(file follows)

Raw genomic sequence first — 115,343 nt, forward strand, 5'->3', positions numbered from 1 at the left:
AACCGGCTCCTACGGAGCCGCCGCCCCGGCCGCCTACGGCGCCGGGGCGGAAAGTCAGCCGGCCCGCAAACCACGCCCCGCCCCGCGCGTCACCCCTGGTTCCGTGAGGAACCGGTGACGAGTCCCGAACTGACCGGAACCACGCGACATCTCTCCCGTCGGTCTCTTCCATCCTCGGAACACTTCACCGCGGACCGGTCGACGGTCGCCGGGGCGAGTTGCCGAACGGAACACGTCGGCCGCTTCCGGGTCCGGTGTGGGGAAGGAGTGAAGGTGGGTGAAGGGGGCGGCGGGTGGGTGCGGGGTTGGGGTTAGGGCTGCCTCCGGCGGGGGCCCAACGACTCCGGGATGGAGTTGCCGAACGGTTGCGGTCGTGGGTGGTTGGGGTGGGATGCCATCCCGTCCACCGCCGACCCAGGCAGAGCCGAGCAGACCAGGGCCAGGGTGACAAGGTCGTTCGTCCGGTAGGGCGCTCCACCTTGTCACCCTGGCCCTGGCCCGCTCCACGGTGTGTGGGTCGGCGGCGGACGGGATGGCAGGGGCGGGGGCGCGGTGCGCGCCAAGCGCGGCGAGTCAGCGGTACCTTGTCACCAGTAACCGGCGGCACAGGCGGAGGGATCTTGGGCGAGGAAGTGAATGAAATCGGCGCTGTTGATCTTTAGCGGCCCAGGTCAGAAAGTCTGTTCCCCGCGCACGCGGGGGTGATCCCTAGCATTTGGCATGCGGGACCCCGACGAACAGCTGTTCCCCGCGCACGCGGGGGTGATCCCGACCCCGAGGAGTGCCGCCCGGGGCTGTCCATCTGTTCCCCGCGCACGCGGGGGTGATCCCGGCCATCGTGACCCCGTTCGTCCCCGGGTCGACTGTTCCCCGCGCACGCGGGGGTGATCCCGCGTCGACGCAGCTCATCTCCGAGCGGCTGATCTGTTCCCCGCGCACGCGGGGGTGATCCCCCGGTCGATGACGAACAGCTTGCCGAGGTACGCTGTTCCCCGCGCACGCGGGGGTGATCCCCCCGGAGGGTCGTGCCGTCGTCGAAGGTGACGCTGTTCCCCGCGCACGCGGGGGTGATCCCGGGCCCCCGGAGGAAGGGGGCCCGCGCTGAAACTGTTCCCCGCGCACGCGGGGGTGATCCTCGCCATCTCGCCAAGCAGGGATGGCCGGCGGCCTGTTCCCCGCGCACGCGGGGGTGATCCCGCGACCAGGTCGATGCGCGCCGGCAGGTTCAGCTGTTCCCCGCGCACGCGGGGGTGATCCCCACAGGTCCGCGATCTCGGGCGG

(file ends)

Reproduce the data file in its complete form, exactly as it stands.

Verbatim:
Raw genomic sequence first — 115,343 nt, forward strand, 5'->3', positions numbered from 1 at the left:
AACCGGCTCCTACGGAGCCGCCGCCCCGGCCGCCTACGGCGCCGGGGCGGAAAGTCAGCCGGCCCGCAAACCACGCCCCGCCCCGCGCGTCACCCCTGGTTCCGTGAGGAACCGGTGACGAGTCCCGAACTGACCGGAACCACGCGACATCTCTCCCGTCGGTCTCTTCCATCCTCGGAACACTTCACCGCGGACCGGTCGACGGTCGCCGGGGCGAGTTGCCGAACGGAACACGTCGGCCGCTTCCGGGTCCGGTGTGGGGAAGGAGTGAAGGTGGGTGAAGGGGGCGGCGGGTGGGTGCGGGGTTGGGGTTAGGGCTGCCTCCGGCGGGGGCCCAACGACTCCGGGATGGAGTTGCCGAACGGTTGCGGTCGTGGGTGGTTGGGGTGGGATGCCATCCCGTCCACCGCCGACCCAGGCAGAGCCGAGCAGACCAGGGCCAGGGTGACAAGGTCGTTCGTCCGGTAGGGCGCTCCACCTTGTCACCCTGGCCCTGGCCCGCTCCACGGTGTGTGGGTCGGCGGCGGACGGGATGGCAGGGGCGGGGGCGCGGTGCGCGCCAAGCGCGGCGAGTCAGCGGTACCTTGTCACCAGTAACCGGCGGCACAGGCGGAGGGATCTTGGGCGAGGAAGTGAATGAAATCGGCGCTGTTGATCTTTAGCGGCCCAGGTCAGAAAGTCTGTTCCCCGCGCACGCGGGGGTGATCCCTAGCATTTGGCATGCGGGACCCCGACGAACAGCTGTTCCCCGCGCACGCGGGGGTGATCCCGACCCCGAGGAGTGCCGCCCGGGGCTGTCCATCTGTTCCCCGCGCACGCGGGGGTGATCCCGGCCATCGTGACCCCGTTCGTCCCCGGGTCGACTGTTCCCCGCGCACGCGGGGGTGATCCCGCGTCGACGCAGCTCATCTCCGAGCGGCTGATCTGTTCCCCGCGCACGCGGGGGTGATCCCCCGGTCGATGACGAACAGCTTGCCGAGGTACGCTGTTCCCCGCGCACGCGGGGGTGATCCCCCCGGAGGGTCGTGCCGTCGTCGAAGGTGACGCTGTTCCCCGCGCACGCGGGGGTGATCCCGGGCCCCCGGAGGAAGGGGGCCCGCGCTGAAACTGTTCCCCGCGCACGCGGGGGTGATCCTCGCCATCTCGCCAAGCAGGGATGGCCGGCGGCCTGTTCCCCGCGCACGCGGGGGTGATCCCGCGACCAGGTCGATGCGCGCCGGCAGGTTCAGCTGTTCCCCGCGCACGCGGGGGTGATCCCCACAGGTCCGCGATCTCGGGCGG